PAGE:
Expatriate taxes can be very confusing. People who live and work outside of their home country have unique and sometimes complex tax filing obligations. We reached out to the expat tax professionals at Taxback.com
to inform you (and ourselves) about our overseas tax filing obligations.
Twelve years ago Terry Clune was just another Irish college student working on a building site in Germany. Like thousands of others he was earning his college fees working 12-hour days. On paper it looked as though he was earning big money. But the German tax office was hammering his take - home pay.
"We were paying out 50% of our earnings in tax and pensions and so on," Clune recalled. "I decided to work out the tax and claim it back."
He did the same for this friends who reclaimed an average of 1000 Irish pounds a head. Today Clune is managing director of the Taxback Group which employs 600 people in 23 offices worldwide. Last year Taxback processed 130,000 income tax returns, 20,000 Vat claims and 30,000 Visas worldwide. The company processes tax returns for citizens from the U.S., U.K., Canada, Australia, Ireland, New Zealand, Germany, Holland, Japan, Norway and a total of 16 countries.
For US Expats - that's citizens, residents and green card holders who are working overseas – you are always required to file a US income tax return and declare your world income, even if you’re not earning anything in the US. You need to file your US expat tax return or file for a 2-month extension by the usual April 15th deadline to avoid penalties and interest.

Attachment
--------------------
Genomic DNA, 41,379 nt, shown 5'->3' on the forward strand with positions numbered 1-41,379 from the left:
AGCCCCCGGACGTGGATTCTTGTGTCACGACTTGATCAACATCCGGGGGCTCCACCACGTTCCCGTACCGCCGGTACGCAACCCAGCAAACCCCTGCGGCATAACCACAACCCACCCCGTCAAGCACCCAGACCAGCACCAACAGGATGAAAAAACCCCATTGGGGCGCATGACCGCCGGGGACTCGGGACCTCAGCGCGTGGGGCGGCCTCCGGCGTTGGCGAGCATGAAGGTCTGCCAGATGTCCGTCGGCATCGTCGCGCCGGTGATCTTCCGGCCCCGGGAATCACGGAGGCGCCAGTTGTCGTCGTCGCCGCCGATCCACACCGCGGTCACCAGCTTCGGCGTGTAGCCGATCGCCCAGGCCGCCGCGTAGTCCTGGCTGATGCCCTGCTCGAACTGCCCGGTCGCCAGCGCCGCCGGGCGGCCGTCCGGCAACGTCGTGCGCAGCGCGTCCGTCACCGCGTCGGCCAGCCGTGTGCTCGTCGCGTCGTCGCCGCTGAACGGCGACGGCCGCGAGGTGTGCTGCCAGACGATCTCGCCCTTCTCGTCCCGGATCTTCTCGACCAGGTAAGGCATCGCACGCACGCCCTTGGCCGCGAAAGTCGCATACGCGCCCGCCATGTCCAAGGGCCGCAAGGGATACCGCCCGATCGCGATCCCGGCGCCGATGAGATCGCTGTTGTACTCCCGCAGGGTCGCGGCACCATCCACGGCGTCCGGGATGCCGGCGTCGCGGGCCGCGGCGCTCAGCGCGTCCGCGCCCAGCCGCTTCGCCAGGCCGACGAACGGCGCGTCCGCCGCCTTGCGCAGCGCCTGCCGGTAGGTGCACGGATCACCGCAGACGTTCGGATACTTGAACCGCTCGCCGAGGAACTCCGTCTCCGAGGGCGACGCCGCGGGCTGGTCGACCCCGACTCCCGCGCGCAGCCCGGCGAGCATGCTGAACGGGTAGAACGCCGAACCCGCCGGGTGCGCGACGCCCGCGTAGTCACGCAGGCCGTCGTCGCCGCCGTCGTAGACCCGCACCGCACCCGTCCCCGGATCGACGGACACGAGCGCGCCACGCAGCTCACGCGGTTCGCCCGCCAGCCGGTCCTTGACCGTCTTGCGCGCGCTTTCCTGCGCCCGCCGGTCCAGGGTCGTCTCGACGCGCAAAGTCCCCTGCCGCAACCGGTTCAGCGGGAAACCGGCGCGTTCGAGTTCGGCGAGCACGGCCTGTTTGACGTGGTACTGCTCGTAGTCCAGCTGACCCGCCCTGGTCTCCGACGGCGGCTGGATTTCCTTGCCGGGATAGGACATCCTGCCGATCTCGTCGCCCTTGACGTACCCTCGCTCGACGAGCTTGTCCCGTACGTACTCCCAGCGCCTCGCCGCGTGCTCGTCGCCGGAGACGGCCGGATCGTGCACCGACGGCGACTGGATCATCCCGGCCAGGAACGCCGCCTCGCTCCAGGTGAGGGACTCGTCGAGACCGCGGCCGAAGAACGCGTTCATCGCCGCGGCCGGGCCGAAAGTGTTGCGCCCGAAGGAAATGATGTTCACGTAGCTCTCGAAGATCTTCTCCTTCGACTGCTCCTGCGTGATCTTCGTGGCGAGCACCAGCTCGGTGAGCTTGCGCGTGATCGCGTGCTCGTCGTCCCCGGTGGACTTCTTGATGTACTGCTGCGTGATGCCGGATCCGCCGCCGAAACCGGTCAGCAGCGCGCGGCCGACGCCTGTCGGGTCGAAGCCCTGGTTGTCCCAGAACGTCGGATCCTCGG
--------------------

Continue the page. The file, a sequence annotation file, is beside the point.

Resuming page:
Living outside the US means you may qualify for special laws and regulations which may allow for the partial or complete offset of your US income tax liability. Your income type and sources, the taxes you have paid abroad and your actual physical presence outside the USA will all be factors in this.
As well as your US expat tax return you will also have to file a tax return in the foreign country where you are working and earning – according to the tax laws of that country.
For UK and Australian expats – similar rules as for the US expat tax refunds apply. The difference originates in the fact that the tax year in the UK finishes in April so the period during which you are allowed to file your UK expat tax refund is also different. The extension during which you can claim a UK expat tax refund is between the 5th of April and the 31st of October. For Australia this period is also different as the tax year there ends on 30th of June and you can apply for your expat tax return after that date. Contact the tax experts at Taxback.com to receive detailed advice and to submit your refund application
by email here.
Filing a tax return in a foreign country can be confusing and complicated so it is a good idea to use a professional tax service provider to ensure your tax return is legal and that you can claim any available refunds or allowances.
Taxback.com is an international tax return specialist and can minimize your income tax liability and help you take advantage of laws and regulations which allow for the partial or complete offset of your income tax liability.
The company has 13 years experience in filing income tax returns in 16 different countries so can ensure your US tax return and foreign tax return obligations are met.
To get more familiar with Taxback.com's history, establishment and development to the position of the world’s market leader please visit the Taxback Reading Room to see the articles they are contributing regarding your expat taxes. Start by reading Terry Clune's full story. It's amazing and we're excited to share it with you.